Seated Overhead Reach

I do not have a case of the Monday’s.  Instead, I’m pretty excited for what is going to be a good week.  I hope you’re as equally optimistic, and are looking forward to upcoming holiday vacations, or the quiet time after the collegiate Finals cramming period.

It seems that most of us get tied down to our desks a lot at this time of the year, between doing work, studying, or writing letters to Santa, and I’d like to help you prevent some of the aches and pains that can come about from being stuck in this position for too long:slouch

After just a few hours of sitting still, I start to feel like Quasimodo, but I have a solution for you desk-bound folks out there.  It’s called the Seated Overhead Reach.  I’ve used it as a thoracic mobility drill for athletes with knee issues, as a replacement for a squat-to-stand, but I like recommending it to everyone because it’s possible to do it almost anywhere.  It’s a great addition to a a dynamic warm-up, can be used if you’re stuck at a desk for too long, or if you want to casually join the guy who is singing and dancing on the subway.  Just don’t use it while hiding; It might give away your position.  Okay, here’s the video:

Wherever you’re sitting down, make sure to sit up nice and tall.  I like to set my feet in a comfortable position to squat from, but that isn’t entirely necessary.  Reach your head towards the ceiling, then slowly bring one arm overhead.  As you begin to encounter resistance, take a deep breath into your belly, pause, then lower that arm and repeat on the other side.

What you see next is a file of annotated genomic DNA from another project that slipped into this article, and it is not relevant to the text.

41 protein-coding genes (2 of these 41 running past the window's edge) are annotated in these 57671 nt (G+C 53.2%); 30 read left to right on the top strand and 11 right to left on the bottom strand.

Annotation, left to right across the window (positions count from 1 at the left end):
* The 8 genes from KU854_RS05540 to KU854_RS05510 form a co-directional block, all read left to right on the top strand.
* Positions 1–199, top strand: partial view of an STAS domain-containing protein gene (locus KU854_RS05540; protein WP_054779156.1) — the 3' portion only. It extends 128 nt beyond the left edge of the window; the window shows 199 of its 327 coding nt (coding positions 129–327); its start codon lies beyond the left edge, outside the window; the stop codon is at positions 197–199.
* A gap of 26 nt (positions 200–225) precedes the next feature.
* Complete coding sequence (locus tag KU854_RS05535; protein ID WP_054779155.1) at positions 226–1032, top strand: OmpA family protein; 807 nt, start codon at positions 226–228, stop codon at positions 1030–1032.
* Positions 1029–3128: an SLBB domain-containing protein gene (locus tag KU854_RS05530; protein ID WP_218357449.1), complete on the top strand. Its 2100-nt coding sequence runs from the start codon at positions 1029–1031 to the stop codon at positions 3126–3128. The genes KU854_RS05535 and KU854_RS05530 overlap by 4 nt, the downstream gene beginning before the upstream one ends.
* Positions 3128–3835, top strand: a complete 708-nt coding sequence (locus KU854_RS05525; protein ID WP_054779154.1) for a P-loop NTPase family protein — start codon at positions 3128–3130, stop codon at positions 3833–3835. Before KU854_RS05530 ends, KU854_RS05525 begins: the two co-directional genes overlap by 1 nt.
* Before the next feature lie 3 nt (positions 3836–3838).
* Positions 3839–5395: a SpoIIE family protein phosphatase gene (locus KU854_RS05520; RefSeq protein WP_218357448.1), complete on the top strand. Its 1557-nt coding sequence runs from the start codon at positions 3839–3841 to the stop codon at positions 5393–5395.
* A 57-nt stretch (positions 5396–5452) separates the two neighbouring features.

Whether you include this in a dynamic warm-up, use it wake yourself up after a boring meeting, or use it as a filler in-between sets of Front Squats, this is a great addition to include throughout your daily routine.  Let me know how you apply it, how it feels, and if you get any weird looks pretending to be a windmill in public.

4 Replies to “Seated Overhead Reach”

    1. It’s always eye opening when someone realizes that they’re not moving from their T-spine, and rely on lumbar extension for everything. I hope this gives people a little maneuver that can go a long way. Thanks!

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